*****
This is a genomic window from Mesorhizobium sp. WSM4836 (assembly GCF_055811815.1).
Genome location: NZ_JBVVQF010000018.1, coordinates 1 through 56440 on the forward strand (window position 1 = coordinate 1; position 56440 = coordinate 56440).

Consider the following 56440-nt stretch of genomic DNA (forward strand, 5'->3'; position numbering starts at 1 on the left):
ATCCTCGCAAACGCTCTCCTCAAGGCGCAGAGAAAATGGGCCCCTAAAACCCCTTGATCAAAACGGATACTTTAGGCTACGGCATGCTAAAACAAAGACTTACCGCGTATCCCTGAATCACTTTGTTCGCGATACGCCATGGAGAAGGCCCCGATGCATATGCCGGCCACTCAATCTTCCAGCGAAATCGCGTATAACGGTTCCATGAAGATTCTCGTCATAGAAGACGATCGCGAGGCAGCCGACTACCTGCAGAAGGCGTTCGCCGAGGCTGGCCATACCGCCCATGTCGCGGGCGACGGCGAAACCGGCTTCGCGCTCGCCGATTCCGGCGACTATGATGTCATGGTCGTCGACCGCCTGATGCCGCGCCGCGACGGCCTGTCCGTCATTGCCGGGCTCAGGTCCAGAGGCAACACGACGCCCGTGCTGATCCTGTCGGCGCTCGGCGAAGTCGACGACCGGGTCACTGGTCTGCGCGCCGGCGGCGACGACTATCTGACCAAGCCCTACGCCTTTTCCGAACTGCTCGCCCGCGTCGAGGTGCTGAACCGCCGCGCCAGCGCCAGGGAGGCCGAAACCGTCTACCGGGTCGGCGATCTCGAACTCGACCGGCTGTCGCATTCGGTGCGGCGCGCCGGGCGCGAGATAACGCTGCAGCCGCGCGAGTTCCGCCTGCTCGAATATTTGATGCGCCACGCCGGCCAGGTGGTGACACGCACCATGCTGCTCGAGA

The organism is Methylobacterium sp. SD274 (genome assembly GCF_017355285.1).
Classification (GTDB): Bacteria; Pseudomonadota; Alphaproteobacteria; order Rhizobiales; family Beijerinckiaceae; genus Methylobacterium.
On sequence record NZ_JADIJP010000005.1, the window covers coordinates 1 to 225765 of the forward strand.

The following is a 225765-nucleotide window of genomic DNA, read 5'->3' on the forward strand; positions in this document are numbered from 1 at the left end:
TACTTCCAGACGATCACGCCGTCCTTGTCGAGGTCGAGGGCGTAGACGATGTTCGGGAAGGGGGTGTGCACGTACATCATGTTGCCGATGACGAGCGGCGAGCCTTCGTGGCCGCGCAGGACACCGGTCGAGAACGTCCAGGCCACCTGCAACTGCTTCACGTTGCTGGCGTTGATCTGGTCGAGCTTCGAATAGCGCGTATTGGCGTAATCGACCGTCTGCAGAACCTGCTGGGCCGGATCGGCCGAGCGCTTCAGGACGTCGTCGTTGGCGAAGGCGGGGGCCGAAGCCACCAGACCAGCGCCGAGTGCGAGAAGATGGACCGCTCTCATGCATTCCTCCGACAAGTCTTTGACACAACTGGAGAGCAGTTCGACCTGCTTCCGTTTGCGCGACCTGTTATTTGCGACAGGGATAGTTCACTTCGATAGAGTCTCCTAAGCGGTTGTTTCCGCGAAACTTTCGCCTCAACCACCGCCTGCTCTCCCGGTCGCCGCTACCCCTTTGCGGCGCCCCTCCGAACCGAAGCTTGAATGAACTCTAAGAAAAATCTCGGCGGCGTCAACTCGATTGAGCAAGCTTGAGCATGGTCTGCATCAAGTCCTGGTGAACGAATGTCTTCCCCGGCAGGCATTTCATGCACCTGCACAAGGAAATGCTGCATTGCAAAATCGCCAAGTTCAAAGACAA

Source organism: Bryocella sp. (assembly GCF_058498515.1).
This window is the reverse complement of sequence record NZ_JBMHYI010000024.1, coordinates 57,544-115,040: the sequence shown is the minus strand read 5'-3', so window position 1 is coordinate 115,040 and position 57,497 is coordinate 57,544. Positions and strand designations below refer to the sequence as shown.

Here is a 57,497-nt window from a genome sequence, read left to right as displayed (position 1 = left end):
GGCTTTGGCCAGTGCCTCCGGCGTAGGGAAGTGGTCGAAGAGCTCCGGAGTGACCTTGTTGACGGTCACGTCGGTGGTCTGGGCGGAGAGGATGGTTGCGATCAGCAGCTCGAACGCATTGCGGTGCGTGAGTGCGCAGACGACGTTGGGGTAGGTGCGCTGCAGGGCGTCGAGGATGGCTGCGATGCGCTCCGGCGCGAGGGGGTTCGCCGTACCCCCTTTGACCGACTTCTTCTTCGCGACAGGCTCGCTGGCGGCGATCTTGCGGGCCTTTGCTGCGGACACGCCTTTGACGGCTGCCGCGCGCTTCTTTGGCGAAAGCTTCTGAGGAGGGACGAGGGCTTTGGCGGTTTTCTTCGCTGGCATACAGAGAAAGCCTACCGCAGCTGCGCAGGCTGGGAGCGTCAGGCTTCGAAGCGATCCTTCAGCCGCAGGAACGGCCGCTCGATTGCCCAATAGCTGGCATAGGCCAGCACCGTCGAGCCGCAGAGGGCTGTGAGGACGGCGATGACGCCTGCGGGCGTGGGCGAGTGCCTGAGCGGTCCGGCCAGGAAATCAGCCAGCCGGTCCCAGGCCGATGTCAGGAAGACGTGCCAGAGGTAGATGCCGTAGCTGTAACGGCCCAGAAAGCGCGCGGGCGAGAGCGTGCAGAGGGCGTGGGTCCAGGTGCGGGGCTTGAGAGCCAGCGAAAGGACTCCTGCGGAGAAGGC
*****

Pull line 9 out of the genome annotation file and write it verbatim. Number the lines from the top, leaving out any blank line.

TACTTCCAGACGATCACGCCGTCCTTGTCGAGGTCGAGGGCGTAGACGATGTTCGGGAAGGGGGTGTGCACGTACATCATGTTGCCGATGACGAGCGGCGAGCCTTCGTGGCCGCGCAGGACACCGGTCGAGAACGTCCAGGCCACCTGCAACTGCTTCACGTTGCTGGCGTTGATCTGGTCGAGCTTCGAATAGCGCGTATTGGCGTAATCGACCGTCTGCAGAACCTGCTGGGCCGGATCGGCCGAGCGCTTCAGGACGTCGTCGTTGGCGAAGGCGGGGGCCGAAGCCACCAGACCAGCGCCGAGTGCGAGAAGATGGACCGCTCTCATGCATTCCTCCGACAAGTCTTTGACACAACTGGAGAGCAGTTCGACCTGCTTCCGTTTGCGCGACCTGTTATTTGCGACAGGGATAGTTCACTTCGATAGAGTCTCCTAAGCGGTTGTTTCCGCGAAACTTTCGCCTCAACCACCGCCTGCTCTCCCGGTCGCCGCTACCCCTTTGCGGCGCCCCTCCGAACCGAAGCTTGAATGAACTCTAAGAAAAATCTCGGCGGCGTCAACTCGATTGAGCAAGCTTGAGCATGGTCTGCATCAAGTCCTGGTGAACGAATGTCTTCCCCGGCAGGCATTTCATGCACCTGCACAAGGAAATGCTGCATTGCAAAATCGCCAAGTTCAAAGACAA